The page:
Editor’s note: Some copies of Wednesday’s paper mistakenly contained placeholder text for this story. A complete version of the story will be reprinted in Thursday’s paper. 

OAKLAND — Voters took a little less than an hour to approve a $4.3 million annual budget Tuesday evening at their Town Meeting.

About 80 voters gathered in the Messalonskee High School Performing Arts Center to vote on the 22 articles on the meeting warrant.

There was little public discussion about the budget, which includes a 1 percent across-the-board pay raise for town employees, additional spending on health insurance and funding for new vehicles for the Fire and Public Works departments. The budget is about $23,000 larger than the 2014 spending plan.

Spending increases are balanced by new revenue and savings in heating and automobile fuel as part of a joint purchase with the Regional School Unit 18 school district, and the overall cost to voters might be less than last year.

The budget doesn’t include school taxes from RSU 18. Voters will act on that budget May 19 in a districtwide ballot referendum.

The amount the town needs to raise from property taxes, $2,249,660, is almost $8,000 less than the amount raised last year. Town Manager Gary Bowman, in remarks to the assembly, said Oakland municipal government had developed a “positive working relationship” with the school district that includes savings on vehicle maintenance and snow removal costs in addition to fuel.

The addition of about $41,000 in revenue from a Tax Increment Financing District set up by the town last year to shelter property tax value from the construction of the Summit Natural Gas line in town will help reduce the tax burden.

Most of the revenue, about $32,400, is dedicated to paying for part of the town’s code enforcement office while the remainder pays for the town’s annual dues to the Kennebec Valley Council of Governments.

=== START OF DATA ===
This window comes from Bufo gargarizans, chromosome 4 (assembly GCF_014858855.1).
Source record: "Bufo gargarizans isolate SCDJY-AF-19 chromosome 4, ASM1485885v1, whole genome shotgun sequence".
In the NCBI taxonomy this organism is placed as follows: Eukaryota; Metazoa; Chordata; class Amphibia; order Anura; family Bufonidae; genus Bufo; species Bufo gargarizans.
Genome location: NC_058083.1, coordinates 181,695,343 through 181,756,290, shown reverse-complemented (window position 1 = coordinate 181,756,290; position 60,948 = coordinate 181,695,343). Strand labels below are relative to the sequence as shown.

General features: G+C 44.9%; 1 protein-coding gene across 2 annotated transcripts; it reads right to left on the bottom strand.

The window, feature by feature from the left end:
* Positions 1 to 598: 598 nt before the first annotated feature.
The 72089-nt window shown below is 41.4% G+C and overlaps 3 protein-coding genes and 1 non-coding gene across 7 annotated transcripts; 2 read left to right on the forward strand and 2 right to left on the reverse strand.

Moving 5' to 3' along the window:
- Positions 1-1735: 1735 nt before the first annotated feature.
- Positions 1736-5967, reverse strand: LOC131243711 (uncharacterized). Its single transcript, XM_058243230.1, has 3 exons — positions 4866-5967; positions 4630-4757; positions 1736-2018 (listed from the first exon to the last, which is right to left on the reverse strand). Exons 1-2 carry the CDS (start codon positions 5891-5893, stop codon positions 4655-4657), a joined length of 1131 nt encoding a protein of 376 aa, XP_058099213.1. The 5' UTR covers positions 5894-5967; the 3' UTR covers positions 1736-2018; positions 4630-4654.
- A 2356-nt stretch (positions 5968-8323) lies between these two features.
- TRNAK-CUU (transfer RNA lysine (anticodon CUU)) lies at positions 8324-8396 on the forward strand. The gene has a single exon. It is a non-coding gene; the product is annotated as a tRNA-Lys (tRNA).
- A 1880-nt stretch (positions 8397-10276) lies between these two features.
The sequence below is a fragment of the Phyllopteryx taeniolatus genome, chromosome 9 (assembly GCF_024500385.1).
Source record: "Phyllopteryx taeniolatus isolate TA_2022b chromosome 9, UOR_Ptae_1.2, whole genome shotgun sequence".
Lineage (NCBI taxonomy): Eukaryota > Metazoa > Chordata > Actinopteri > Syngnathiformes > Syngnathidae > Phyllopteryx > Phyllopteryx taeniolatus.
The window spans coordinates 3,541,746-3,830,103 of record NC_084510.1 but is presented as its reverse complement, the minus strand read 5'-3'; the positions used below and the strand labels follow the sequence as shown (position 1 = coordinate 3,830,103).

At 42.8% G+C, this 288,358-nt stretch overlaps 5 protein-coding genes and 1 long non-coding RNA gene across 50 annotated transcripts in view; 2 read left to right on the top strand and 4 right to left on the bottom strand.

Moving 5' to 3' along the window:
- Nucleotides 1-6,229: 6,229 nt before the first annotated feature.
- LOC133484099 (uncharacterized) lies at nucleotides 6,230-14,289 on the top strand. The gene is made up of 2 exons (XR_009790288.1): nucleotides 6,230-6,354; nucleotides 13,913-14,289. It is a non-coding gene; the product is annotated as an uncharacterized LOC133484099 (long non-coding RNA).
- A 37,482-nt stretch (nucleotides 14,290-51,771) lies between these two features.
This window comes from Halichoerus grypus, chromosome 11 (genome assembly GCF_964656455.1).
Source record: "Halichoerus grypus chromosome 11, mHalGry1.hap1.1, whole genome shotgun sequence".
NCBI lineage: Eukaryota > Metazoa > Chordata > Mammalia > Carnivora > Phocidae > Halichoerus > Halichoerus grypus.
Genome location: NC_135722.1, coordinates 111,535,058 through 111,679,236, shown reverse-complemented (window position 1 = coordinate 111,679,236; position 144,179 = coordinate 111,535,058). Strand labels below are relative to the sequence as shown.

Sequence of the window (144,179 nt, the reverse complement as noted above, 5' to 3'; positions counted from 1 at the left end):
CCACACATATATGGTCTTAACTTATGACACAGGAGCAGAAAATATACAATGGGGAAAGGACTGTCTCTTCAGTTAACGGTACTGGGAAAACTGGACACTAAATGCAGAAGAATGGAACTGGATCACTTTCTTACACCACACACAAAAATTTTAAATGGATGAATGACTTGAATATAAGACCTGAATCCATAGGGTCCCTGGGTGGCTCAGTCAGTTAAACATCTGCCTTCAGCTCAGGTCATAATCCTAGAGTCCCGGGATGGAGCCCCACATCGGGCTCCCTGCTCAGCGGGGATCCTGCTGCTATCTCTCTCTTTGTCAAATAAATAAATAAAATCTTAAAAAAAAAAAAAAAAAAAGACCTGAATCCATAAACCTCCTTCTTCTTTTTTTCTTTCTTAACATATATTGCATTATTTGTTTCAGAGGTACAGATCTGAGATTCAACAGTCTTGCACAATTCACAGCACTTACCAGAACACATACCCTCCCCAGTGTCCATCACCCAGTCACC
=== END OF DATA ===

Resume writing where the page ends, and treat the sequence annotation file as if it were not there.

Most articles were passed quickly with “yea” votes from the audience. Budgeting for social services, however, generated discussion among voters and members of the Town Council.

The budget recommended by the council and budget advisory committee cut the amount of spending on social services from $16,400 last year to $12,750 for the coming year.

Of the 14 agencies, nine — including the American Red Cross, Family Violence Project and KVCAP Transportation — saw the amount provided by Oakland halved from $1,000 to $500.

Resident Eric Sharpe remarked that two councilors had voted against making the recommendation and questioned whether the town should be cutting funding to services for Oakland residents.

“Has the number of people in Oakland who use these services gone down by half?” he asked the councilors.

Councilor Donald Borman said that he had voted against the cuts and that the agencies provided important services to the community.

“I think we should provide more to them,” he said.

After the meeting, Councilor Mark Fisher said that he had also voted against cutting the services budget. The council had decreased the money it provided to agencies year after year, Fisher said.

Despite the concerns, voters overwhelmingly passed the social services budget, although it was one of the few articles that received audible “nay” votes.

Before the voting, Town Manager Bowman addressed the assembly. Bowman started as town manager about seven months ago, replacing longtime town manager Peter Nielsen. Speaking to voters, Bowman laid out what he had accomplished since starting, including setting up a committee to organize community events such as this summer’s OakFest and working to bring the town into voluntarily compliance with Department of Labor regulations. The town was experiencing a surge of business interest, Bowman added, which would help reduce property tax rates for residents.

“I want to make Oakland the best little town in central Maine,” Bowman concluded.

Peter McGuire — 861-9239

[email protected]

Twitter: @PeteL_McGuire

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